Gene silencing in breast cancer is also very important


A study conducted by scientists at the Centre for Genomic Regulation has identified a mechanism by which genes that regulate cell proliferation and apoptosis are suppressed in hormone-dependent breast cancer cells.

Previous researches on hormone-mediated gene regulation mainly look at the activation of genes. However, the silencing of genes is also very important. The senior author Guillermo Vicent noted that previously scientists mainly explore how steroid hormones enhance gene activity, but how the hormones can silence genes remains unclear.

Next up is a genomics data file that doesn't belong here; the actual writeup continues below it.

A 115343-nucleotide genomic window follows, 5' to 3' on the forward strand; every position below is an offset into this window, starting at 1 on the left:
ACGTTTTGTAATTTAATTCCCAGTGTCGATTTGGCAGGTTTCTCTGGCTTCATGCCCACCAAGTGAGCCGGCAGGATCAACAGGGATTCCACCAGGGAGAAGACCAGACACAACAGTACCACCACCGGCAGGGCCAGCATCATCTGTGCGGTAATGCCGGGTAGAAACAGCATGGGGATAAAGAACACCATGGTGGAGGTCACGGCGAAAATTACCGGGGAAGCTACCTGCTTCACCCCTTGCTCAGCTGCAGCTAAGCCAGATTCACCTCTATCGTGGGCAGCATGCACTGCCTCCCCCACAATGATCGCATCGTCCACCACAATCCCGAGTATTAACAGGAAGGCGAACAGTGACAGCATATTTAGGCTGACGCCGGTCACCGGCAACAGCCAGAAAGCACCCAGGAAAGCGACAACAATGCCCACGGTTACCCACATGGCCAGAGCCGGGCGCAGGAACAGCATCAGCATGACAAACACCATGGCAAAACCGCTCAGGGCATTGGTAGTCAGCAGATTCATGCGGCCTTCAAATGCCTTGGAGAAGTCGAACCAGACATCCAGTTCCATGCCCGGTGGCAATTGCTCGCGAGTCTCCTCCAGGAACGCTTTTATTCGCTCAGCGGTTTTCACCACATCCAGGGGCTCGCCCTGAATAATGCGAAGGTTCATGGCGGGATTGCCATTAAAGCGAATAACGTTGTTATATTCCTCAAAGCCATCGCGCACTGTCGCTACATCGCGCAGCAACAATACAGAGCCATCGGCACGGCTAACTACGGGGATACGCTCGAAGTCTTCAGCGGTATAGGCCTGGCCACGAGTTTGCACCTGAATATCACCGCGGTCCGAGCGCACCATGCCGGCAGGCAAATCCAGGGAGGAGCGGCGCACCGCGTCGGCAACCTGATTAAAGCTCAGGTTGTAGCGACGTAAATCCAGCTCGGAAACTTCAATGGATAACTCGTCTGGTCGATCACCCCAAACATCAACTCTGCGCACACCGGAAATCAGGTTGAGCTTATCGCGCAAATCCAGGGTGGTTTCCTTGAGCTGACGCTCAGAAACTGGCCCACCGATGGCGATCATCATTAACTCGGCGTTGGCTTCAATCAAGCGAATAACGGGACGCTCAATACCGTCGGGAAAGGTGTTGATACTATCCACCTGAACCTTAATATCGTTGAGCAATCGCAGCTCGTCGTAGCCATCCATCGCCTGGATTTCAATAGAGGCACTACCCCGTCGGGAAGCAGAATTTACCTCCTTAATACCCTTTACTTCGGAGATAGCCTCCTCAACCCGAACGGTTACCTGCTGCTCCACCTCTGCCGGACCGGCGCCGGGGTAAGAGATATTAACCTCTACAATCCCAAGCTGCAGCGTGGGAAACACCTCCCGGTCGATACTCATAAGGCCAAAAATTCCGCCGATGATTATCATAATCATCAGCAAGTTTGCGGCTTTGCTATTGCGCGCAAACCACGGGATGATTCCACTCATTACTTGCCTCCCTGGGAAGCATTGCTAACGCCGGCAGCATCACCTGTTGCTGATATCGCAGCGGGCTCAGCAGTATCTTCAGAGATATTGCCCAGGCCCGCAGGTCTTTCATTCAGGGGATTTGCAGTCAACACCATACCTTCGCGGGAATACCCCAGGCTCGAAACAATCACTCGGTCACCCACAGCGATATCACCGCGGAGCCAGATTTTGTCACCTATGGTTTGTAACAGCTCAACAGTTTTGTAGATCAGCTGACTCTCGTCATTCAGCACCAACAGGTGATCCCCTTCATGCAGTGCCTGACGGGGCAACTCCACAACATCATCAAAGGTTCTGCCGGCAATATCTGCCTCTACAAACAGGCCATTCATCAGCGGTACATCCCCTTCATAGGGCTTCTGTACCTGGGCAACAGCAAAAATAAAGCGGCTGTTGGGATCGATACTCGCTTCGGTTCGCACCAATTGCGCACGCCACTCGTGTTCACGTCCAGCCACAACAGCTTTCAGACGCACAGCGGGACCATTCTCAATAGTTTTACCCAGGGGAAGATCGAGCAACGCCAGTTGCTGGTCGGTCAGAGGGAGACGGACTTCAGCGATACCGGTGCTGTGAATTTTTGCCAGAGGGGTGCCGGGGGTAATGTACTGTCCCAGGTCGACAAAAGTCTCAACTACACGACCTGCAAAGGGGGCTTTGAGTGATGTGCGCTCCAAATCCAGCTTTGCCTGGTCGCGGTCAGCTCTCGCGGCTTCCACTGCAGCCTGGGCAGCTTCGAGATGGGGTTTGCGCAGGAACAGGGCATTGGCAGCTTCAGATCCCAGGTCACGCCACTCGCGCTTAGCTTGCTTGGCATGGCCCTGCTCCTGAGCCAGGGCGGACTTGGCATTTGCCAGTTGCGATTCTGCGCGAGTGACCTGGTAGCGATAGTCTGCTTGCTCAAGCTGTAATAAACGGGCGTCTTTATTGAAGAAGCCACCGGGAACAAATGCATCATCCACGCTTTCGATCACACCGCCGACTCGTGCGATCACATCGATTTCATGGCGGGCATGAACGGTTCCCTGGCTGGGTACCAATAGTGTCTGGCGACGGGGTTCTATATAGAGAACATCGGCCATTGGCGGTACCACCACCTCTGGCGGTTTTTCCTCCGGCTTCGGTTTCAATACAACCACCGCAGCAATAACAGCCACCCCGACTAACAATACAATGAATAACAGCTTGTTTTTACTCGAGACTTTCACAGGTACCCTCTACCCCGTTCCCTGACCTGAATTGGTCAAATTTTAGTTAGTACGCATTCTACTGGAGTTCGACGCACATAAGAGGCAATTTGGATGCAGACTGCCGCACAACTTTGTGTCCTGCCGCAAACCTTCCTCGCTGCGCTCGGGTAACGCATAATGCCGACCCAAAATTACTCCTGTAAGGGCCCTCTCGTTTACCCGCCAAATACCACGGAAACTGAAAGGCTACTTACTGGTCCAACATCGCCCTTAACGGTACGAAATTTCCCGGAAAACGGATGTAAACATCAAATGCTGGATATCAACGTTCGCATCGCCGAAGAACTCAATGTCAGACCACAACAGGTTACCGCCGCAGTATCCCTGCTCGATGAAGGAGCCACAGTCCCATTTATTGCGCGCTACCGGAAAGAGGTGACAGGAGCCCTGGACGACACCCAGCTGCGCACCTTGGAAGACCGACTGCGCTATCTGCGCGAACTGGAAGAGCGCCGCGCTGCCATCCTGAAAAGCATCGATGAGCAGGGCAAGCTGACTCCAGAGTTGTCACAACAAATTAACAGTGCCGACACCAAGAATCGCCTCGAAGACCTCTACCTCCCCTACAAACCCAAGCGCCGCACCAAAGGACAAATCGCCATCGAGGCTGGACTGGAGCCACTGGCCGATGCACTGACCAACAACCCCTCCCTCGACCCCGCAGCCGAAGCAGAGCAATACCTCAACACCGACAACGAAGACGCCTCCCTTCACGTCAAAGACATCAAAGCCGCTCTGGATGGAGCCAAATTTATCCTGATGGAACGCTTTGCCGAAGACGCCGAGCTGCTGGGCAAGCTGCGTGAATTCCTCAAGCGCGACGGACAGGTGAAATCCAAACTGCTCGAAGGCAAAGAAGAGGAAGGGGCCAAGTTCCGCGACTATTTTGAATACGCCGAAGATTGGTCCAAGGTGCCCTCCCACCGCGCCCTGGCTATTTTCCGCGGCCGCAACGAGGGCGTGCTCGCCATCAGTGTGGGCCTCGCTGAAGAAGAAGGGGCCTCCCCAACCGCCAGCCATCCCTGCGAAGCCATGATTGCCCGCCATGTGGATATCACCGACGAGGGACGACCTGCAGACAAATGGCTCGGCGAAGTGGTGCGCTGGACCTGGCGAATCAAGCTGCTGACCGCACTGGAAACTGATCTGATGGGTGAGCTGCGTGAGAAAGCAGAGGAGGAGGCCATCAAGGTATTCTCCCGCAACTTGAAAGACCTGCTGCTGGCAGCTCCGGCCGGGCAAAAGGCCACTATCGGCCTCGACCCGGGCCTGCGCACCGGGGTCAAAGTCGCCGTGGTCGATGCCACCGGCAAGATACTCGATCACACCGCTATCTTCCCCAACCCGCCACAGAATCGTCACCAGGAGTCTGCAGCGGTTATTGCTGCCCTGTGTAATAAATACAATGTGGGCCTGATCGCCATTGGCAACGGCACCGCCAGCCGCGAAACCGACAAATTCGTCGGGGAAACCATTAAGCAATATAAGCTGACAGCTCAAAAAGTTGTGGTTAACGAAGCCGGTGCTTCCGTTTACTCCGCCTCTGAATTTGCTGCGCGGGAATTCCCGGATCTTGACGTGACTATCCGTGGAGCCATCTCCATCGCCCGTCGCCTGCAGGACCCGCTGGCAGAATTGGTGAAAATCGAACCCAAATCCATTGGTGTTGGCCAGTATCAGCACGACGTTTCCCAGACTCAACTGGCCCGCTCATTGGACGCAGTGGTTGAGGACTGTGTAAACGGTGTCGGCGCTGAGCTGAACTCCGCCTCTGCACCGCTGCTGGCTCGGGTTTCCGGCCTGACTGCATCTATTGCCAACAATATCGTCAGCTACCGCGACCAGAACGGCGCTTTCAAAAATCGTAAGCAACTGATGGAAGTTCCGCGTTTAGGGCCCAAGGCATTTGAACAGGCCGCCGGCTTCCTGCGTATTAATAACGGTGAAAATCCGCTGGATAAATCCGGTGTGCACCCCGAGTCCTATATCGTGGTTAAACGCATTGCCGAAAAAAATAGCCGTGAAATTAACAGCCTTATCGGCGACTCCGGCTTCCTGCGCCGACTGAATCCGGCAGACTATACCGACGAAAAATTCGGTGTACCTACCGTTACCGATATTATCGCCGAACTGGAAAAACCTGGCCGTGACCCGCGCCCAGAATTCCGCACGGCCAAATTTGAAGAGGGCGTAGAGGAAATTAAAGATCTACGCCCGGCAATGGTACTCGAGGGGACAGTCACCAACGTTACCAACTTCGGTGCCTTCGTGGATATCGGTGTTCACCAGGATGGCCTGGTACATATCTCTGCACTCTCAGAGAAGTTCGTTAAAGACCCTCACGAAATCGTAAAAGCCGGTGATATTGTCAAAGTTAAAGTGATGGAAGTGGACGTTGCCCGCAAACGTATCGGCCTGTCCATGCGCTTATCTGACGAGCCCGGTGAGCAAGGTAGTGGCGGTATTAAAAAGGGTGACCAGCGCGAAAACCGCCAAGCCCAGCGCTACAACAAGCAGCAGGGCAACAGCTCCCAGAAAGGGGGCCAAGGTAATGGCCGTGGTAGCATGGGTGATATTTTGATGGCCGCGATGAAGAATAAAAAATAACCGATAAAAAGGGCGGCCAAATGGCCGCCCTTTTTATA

Vicent and colleagues studied gene silencing in breast cancer cells. They found that steroid hormone progesterone activates about 1,000 genes, and represses another 650 genes. The progesterone receptor and a repressor complex are involved in the repression process. The repressor complex consists of several proteins, including BRG1, HDAC1/2, HP1g, and KDM1.

As is known, proteins perform a vast array of functions in the cells, and they are encoded by genes. The expression of genes must be properly controlled. Transcription factors play key roles in regulating gene expression.

The research team found that the FOXA1 protein can interact with BRG1, which is a component of the repressor complex. By doing so, FOXA1 signals the genes to be repressed to the progesterone receptor.

The study identified which components play a role in gene silencing, and could offer novel drug targets for the treatment of breast cancer.
 
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